The History of Irelands Famous Leprechaun: Including a Funny Little Fable
The Beginnings of The Leprechaun
The legend of the Leprechaun begins with the end of the Tutha De Danann or 'The people of The Goddess Danu'. These mystic people arrived on Irish soil to rule as Kings and Queens (some say gods and goddesses). They're true origin has lapsed to many lands; Heaven being among them.
These magical people where lead at one time by Lugh the long armed warrior. He fought many fights using the rainbow as his sling shot. One such fight resulted in these wondrous people being driven underground where some say they still exist today. The Tutha De Danann where mortal souls with supernatural powers. Legends say they lived very long lives and evolved to survive submerged in the earths crust. Although other stories tell of how they mingled with lovers above the ground and married happily outside their supernatural families.
It is believed that the Leprechaun is non other than a descendant of these magical mortals and perhaps is the direct son of one such marriage. Of course it is quite the possibility; The Tutha family lived above the ground and used their magic to deceive the eyes of their human counter parts; making them seem human.
The Tutha De Danann were intelligent, fairy type people. These ancient rulers of Ireland are the race most associated with historic megalithic sites of Ireland. Stories of their love for music, magic and poetry only mirror the dancing singing Leprechaun as we know him today.
The Leprechaun a fairy type fellow loves music. Especially the harp and the tin whistle. He's quite the trickster too. His shenanigans and playfullness sometimes give him a bad name, but he's a jolly chap and only plays mean when he's goaded to do so.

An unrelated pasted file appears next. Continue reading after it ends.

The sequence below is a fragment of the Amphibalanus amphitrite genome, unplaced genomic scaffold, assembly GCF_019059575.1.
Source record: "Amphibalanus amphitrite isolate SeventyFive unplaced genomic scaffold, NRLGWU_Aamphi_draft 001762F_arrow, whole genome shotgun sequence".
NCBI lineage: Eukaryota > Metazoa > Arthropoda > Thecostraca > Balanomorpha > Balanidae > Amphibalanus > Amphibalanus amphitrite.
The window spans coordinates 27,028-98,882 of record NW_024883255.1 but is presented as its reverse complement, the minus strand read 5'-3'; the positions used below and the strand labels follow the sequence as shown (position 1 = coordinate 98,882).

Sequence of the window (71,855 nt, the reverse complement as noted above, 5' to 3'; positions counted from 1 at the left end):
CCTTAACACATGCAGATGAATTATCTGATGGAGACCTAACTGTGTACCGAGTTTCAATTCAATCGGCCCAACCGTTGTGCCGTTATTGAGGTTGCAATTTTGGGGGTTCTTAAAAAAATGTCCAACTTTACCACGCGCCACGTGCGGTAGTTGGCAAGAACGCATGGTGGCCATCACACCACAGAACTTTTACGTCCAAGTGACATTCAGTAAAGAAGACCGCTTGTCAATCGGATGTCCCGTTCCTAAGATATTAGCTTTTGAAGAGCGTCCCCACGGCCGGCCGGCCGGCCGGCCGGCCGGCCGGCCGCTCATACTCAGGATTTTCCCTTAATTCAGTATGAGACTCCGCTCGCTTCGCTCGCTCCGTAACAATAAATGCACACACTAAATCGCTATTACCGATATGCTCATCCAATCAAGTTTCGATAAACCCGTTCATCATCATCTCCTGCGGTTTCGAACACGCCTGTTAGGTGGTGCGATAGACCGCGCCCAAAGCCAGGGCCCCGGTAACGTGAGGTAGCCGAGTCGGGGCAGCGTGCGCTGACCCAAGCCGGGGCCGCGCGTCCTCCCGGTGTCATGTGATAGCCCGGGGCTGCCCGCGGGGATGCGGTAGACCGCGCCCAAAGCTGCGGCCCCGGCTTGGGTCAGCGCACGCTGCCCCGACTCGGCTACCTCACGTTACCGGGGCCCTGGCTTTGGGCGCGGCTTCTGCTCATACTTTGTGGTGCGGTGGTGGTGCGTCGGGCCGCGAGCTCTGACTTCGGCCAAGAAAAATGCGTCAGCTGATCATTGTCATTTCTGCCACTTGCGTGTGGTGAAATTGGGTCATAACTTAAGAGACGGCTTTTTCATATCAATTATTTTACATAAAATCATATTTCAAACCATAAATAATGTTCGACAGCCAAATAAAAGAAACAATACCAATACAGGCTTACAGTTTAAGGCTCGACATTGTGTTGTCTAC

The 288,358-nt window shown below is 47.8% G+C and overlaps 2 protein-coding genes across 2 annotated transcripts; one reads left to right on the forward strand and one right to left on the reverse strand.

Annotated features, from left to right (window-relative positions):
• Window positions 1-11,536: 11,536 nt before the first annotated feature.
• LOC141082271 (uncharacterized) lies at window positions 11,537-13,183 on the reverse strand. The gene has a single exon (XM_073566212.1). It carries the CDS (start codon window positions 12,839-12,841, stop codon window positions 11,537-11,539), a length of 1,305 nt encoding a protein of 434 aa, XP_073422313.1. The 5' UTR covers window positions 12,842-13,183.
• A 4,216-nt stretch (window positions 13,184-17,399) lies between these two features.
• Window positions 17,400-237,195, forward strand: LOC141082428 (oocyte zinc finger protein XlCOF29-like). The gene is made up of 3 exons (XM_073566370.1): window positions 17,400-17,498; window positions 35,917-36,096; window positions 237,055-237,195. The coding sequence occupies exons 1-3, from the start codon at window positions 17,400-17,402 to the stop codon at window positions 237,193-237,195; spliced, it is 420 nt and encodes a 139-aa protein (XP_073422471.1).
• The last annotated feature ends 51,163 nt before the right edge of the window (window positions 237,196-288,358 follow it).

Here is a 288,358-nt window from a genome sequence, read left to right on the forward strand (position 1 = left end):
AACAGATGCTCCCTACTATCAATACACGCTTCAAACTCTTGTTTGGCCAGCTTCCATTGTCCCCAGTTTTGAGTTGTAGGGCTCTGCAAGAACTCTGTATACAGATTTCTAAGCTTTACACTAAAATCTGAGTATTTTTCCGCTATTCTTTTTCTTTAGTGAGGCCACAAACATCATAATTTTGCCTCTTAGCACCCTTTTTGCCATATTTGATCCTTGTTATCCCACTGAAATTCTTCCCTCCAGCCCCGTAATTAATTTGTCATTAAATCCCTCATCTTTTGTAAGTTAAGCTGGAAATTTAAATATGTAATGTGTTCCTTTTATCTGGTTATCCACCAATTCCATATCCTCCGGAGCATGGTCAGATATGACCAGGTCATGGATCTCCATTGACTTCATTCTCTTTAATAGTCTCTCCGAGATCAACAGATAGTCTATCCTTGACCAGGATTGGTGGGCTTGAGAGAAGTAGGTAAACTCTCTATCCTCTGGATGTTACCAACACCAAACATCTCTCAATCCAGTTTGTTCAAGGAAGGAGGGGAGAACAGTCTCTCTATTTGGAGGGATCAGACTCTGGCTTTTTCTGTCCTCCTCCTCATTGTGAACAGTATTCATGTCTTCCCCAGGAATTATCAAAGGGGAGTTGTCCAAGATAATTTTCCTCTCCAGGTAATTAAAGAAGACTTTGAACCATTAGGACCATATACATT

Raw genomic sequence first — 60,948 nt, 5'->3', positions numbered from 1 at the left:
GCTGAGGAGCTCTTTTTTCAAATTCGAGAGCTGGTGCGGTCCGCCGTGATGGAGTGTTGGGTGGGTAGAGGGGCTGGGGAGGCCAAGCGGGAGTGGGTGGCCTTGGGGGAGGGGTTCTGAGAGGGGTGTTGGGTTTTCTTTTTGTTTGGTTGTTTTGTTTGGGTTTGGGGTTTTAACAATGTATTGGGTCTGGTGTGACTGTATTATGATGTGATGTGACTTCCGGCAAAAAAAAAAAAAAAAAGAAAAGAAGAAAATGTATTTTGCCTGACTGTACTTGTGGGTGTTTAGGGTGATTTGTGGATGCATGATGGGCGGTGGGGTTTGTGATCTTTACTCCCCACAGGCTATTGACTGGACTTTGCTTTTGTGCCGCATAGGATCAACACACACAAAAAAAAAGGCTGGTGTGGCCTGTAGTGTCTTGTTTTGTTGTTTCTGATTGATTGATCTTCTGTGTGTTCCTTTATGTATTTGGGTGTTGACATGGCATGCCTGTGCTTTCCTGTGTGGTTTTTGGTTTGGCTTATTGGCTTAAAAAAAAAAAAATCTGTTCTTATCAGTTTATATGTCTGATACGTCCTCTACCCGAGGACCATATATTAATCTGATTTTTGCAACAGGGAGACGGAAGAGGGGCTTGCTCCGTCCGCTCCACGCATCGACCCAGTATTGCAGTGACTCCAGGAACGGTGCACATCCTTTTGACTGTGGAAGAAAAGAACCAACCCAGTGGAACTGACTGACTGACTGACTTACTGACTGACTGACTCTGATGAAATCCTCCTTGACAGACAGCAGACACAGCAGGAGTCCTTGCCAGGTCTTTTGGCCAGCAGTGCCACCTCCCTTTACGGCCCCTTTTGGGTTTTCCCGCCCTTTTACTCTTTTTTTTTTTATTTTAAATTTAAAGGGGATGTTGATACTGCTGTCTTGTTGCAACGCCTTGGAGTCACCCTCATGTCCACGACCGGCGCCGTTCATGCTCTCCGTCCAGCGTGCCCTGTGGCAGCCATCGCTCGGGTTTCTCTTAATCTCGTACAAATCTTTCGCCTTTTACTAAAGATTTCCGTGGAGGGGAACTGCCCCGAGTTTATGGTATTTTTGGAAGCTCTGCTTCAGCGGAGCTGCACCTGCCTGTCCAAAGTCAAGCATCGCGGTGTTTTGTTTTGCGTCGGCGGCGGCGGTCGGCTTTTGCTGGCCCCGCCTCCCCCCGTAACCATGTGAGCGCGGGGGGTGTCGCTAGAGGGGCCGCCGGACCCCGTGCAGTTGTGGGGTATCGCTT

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How I Caught A Leprechaun
The little bugger ran like the devil was chasing his tail. He'd obviously had a spell there, for the speed of his little legs were but a blur before my eyes. I darted behind a big old tree. An oak I think (never paid much attention in class). The bark was wide, and I could hide and watch that crazy dwarf. With a bit a luck and a little charm I'd catch the little fella and be filthy rich. He'd lead me to his pot of gold and I'd laugh myself sick and buy all the pink bubble gum in Murphy's store and probably some chocolate for ma! That'll teach stupid old Mr Flanagan for giving me lines. I never even said a word!
A sudden rustle to the left of the tree, jolted my thoughts back to the little man. I peered around the tree trunk. To my disbelief the mischievous prankster was sitting on the forest floor among the autumn leaves. His back to the tree, he sipped from a bottle and giggled like a hyena.